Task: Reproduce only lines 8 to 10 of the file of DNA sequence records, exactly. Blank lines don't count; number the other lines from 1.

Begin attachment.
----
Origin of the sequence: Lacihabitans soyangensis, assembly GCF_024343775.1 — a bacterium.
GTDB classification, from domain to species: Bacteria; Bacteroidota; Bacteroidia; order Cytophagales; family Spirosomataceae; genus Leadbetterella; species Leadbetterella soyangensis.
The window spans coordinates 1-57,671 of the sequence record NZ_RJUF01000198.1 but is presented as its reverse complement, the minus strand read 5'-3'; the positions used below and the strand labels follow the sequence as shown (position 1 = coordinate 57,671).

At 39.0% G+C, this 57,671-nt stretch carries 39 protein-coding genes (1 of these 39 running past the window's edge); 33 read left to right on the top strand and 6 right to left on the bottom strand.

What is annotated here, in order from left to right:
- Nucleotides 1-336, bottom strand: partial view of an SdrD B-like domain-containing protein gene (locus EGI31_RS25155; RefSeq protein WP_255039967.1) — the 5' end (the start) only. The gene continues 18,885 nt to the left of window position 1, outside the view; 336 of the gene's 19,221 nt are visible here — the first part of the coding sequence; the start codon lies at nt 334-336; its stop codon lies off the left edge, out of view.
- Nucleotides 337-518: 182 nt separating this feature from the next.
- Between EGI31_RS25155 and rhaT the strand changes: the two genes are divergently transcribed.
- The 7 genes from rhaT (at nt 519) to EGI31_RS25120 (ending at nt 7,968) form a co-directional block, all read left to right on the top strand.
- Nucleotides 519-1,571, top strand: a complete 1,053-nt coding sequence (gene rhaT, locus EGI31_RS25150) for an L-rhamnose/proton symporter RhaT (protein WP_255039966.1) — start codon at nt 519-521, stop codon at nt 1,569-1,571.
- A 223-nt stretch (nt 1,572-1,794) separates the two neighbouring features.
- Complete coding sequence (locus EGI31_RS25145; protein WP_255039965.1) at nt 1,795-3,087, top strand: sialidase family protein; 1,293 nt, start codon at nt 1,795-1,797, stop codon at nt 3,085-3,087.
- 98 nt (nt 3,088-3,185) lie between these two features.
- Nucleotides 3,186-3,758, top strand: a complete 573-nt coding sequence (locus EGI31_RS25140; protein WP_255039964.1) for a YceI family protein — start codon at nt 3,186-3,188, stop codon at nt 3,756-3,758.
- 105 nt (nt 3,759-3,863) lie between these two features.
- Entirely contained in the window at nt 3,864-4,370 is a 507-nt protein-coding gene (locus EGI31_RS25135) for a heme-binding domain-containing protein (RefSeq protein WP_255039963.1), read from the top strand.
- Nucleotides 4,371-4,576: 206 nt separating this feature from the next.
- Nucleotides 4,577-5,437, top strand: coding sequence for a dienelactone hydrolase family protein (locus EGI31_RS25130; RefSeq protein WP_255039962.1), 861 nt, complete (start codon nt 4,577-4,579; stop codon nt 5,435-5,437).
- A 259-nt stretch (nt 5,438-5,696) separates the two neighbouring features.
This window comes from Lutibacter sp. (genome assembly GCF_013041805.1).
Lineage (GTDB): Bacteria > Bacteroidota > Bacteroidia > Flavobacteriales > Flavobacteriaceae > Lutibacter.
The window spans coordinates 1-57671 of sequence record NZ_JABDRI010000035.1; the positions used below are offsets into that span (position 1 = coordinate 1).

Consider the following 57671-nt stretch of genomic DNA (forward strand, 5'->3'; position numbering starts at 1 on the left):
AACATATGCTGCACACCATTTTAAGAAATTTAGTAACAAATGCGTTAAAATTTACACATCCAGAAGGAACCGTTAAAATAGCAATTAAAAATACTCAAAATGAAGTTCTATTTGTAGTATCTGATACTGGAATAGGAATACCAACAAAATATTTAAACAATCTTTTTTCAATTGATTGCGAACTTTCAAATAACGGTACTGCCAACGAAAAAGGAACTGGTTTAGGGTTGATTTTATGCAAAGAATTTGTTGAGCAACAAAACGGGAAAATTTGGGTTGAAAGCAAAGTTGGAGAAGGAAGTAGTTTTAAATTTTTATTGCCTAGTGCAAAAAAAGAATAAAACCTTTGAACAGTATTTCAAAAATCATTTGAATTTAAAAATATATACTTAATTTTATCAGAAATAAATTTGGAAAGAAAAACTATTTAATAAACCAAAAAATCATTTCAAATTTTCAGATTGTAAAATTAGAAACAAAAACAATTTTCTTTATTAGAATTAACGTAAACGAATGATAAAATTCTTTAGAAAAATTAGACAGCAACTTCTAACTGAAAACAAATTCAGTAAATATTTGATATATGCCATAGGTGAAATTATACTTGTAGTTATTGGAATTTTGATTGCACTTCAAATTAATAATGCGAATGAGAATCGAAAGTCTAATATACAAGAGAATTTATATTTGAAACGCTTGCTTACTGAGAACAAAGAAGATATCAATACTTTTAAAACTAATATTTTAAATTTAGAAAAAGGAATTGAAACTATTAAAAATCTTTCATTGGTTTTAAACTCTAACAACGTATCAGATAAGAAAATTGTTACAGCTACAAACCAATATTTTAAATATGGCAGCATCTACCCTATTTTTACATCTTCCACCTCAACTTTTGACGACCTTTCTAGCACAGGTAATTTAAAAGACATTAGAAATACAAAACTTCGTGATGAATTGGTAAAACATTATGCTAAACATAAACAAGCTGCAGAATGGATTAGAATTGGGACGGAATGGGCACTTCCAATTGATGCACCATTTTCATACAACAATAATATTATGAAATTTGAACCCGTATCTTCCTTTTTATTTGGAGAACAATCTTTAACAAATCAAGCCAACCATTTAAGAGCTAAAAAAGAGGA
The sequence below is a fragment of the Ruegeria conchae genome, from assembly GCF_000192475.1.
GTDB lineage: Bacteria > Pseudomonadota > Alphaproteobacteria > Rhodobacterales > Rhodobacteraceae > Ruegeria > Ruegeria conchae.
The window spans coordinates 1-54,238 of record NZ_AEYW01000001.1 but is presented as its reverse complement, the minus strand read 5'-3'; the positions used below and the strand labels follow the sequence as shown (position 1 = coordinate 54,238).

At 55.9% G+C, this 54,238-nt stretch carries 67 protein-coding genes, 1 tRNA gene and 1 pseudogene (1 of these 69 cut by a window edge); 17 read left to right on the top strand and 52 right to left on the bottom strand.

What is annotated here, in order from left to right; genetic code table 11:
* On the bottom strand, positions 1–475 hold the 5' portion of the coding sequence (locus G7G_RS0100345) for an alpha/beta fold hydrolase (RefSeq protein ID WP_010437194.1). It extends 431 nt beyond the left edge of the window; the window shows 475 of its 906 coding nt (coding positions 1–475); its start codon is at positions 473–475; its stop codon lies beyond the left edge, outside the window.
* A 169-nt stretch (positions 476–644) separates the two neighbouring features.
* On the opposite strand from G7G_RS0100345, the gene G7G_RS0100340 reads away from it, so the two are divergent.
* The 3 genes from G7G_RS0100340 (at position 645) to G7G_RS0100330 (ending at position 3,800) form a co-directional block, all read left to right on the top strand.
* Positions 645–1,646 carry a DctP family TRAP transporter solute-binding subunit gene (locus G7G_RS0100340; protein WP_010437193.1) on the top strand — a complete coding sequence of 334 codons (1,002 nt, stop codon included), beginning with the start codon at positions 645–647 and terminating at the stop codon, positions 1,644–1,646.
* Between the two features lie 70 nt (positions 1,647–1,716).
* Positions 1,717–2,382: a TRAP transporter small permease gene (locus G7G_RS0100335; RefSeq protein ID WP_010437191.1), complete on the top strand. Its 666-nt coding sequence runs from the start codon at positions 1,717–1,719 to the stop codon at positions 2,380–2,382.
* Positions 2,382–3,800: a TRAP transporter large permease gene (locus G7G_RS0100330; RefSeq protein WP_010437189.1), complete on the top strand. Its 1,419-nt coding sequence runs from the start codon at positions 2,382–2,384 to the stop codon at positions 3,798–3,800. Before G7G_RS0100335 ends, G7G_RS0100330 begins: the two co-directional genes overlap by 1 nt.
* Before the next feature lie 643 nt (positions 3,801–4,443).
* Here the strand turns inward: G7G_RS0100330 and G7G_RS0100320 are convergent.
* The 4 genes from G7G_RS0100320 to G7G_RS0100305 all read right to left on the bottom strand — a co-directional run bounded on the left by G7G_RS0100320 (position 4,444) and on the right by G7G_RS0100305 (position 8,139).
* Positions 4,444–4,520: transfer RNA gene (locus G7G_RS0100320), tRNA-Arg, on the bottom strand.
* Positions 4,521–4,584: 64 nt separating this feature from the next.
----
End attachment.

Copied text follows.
- Between EGI31_RS25155 and rhaT the strand changes: the two genes are divergently transcribed.
- The 7 genes from rhaT (at nt 519) to EGI31_RS25120 (ending at nt 7,968) form a co-directional block, all read left to right on the top strand.
- Nucleotides 519-1,571, top strand: a complete 1,053-nt coding sequence (gene rhaT, locus EGI31_RS25150) for an L-rhamnose/proton symporter RhaT (protein WP_255039966.1) — start codon at nt 519-521, stop codon at nt 1,569-1,571.